A STORY ABOUT MY G-G-G-GRANDFATHER
When Australian author Kate Grenville was researching her convict ancestor for the novel Secret River, she admitted to feeling slightly anxious about the nature of his crime. Theft was one thing, but what if he had been transported for something really serious; even, God forbid, murder? Her fears awakened memories of a dark rumour concerning my own convict ancestor, Solomon Shadbolt, suspected of killing a man in 1826.
However, it was burglary that led to Solomon’s arrest almost twenty years later. On a snowy winter’s night in 1845, Solomon (my three times great-grandfather), his son George and two nephews, Ben and Jonathan Shadbolt, broke into a general store in a Hertfordshire village and made off with food, drapery, and the contents of the till. All four were tried and pronounced guilty at the Hertford Assizes. The judge commented that they were a bad lot who had evaded the authorities for a very long time! Owing to a previous conviction for theft, Solomon was transported for twenty years. As first offenders, George and his two young cousins each received a lesser sentence of 15 years in exile. At the time of their arrest George was 25, Jonathan 27, and Ben 20. Solomon was 46.
In 1993 the highly respected New Zealand writer Maurice Shadbolt wrote an account of the burglary in a memoir called One of Ben’s . He also noted that, ‘Uncle Solomon may literally have got away with murder two decades earlier.’ Maurice gave only sketchy details about the affair, but it certainly gave me a jolt!
The Shadbolts were shipped off to that harshest of all penal colonies, Norfolk Island, arriving in January 1846. Conditions were almost beyond belief, and several weeks later a gang of ‘old-hands’ went on a murderous rampage. The brutal killings, and the infamous mass hangings which followed must have shaken my ancestors to the core.
Maurice suggested that Solomon became mentally unstable, describing him as ‘…a weary fifty year old, unhinged and homesick for Hertfordshire’, who ‘curled up and died’’ on Norfolk, leaving his son and nephews vulnerable to sexual abuse and physical violence. He wrote; ‘Young Benjamin, Jonathan, and George would now have been easy prizes. There is no reason to suppose they went unravished.’ These colourful comments struck me as very harsh. After all, the three younger Shadbolts were from a tough background, and more than handy with their fists. Three years prior to the burglary they had all been charged over a village brawl. It is unlikely the trio would have turned to the diminutive (5’ 4”), middle aged Solomon for protection anyway, as he was in very bad shape. For the final six weeks of the voyage to Norfolk aboard the Mayda Solomon had been suffering from dysentery, and he was discharged only as the ship was about to dock.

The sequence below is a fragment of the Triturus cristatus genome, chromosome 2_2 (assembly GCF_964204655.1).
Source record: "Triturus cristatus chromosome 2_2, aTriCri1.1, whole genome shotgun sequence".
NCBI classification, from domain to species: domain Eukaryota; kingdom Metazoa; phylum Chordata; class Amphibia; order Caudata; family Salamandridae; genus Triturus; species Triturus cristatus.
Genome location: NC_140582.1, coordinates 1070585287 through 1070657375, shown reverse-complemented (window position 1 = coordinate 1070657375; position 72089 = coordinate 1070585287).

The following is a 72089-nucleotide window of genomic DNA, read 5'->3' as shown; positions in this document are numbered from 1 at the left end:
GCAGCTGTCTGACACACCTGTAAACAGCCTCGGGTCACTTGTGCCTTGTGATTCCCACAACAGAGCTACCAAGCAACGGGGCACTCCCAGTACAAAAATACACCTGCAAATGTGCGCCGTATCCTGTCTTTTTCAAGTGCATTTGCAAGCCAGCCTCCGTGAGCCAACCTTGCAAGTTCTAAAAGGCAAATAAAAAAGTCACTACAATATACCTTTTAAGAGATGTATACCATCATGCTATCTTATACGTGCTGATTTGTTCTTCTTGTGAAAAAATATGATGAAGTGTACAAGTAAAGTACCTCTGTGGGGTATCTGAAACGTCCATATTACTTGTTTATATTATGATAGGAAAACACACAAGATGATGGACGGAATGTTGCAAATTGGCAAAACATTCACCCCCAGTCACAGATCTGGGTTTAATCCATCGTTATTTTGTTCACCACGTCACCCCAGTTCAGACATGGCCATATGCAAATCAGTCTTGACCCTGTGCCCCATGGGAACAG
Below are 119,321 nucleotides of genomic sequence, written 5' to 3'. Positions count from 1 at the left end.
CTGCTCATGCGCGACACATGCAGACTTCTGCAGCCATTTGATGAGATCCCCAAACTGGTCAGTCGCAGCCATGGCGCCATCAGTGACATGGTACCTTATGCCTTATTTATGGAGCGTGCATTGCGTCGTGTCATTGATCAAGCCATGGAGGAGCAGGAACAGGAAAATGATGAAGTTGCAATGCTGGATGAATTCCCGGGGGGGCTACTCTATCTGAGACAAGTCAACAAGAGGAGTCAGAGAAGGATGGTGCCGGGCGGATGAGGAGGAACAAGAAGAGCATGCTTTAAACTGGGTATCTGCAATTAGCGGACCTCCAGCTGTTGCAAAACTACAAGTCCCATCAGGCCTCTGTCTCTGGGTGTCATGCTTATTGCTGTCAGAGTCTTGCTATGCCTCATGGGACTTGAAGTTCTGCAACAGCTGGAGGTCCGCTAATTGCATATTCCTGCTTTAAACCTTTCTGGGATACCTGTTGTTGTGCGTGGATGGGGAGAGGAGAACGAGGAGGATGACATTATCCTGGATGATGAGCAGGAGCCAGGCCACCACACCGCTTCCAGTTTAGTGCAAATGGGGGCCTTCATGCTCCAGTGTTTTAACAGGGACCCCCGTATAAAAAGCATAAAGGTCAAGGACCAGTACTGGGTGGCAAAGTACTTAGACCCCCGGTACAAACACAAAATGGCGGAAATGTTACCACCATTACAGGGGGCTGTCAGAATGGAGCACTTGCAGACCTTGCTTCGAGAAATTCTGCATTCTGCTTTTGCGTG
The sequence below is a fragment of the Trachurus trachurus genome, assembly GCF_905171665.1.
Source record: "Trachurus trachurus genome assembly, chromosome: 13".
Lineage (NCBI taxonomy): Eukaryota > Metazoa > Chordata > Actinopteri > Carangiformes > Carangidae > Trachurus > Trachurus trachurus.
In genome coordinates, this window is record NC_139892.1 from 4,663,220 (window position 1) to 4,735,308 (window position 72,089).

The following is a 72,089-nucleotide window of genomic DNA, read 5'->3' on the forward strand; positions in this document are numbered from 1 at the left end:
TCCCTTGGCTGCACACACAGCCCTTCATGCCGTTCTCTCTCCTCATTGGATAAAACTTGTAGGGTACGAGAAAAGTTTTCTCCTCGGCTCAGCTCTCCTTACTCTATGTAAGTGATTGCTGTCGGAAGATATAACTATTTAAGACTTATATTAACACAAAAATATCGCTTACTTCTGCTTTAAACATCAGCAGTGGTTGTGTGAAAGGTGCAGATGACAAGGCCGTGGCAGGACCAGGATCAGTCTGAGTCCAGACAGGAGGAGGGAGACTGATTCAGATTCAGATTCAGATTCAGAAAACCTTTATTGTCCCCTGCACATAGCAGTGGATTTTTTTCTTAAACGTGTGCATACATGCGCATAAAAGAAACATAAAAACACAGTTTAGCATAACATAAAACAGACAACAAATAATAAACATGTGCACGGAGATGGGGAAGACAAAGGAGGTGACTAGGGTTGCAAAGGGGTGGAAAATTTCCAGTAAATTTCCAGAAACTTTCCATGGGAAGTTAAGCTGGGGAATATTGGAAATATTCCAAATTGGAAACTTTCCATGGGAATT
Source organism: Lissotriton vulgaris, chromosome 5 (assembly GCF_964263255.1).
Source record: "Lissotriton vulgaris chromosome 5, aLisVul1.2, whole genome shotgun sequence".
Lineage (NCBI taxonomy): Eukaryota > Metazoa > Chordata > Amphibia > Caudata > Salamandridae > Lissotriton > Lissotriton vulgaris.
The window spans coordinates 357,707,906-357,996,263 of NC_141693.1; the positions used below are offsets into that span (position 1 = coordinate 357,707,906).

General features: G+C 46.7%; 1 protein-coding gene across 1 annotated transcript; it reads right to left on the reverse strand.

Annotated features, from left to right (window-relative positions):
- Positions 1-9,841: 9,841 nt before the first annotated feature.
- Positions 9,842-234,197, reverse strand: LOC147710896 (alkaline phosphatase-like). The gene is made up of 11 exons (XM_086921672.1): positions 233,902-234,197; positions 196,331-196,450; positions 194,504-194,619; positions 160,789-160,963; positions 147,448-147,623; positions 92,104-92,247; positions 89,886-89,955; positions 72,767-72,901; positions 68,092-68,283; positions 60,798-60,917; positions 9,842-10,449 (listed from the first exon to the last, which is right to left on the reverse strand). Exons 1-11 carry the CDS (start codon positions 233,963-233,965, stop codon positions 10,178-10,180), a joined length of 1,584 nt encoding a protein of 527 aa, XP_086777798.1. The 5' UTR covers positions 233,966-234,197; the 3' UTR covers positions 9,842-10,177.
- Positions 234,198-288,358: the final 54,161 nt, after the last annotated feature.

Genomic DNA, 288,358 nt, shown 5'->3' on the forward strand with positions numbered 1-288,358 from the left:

Surprisingly, when I accessed the Tasmanian convict records I discovered that , sick as he was, Solomon did not die on Norfolk Island. He was transferred to Van Diemen’s Land in May 1847 along with George, Ben and Jonathan. From Hobart they were taken to Cascades Probation Station on Tasman Peninsular.
Anything would have been an improvement over the conditions they had left behind, but life was still hard. Prisoners were sent out at first light to fell trees and mill wood. Fatal accidents in the bush were commonplace but there were far more deaths from pneumonia, especially among the new arrivals from Norfolk Island. It was bitterly cold and the men were housed in damp huts without adequate food or clothing. Solomon made it through that first winter only to die in January 1848, tragically close to gaining at least partial freedom through the ticket-of-leave system.
Jonathan Shadbolt eventually disappeared to the mainland and was never heard of again. Ben Shadbolt married a free settler’s daughter and moved to New Zealand. He owned hotels and timber mills and died a very wealthy man. According to family lore he was a drinker and a gambler and his money may not have been acquired by strictly legal means! But he was generous and kind hearted. Among his descendants is Tim Shadbolt, colourful Mayor of Invercargill and one of New Zealand’s best loved personalities.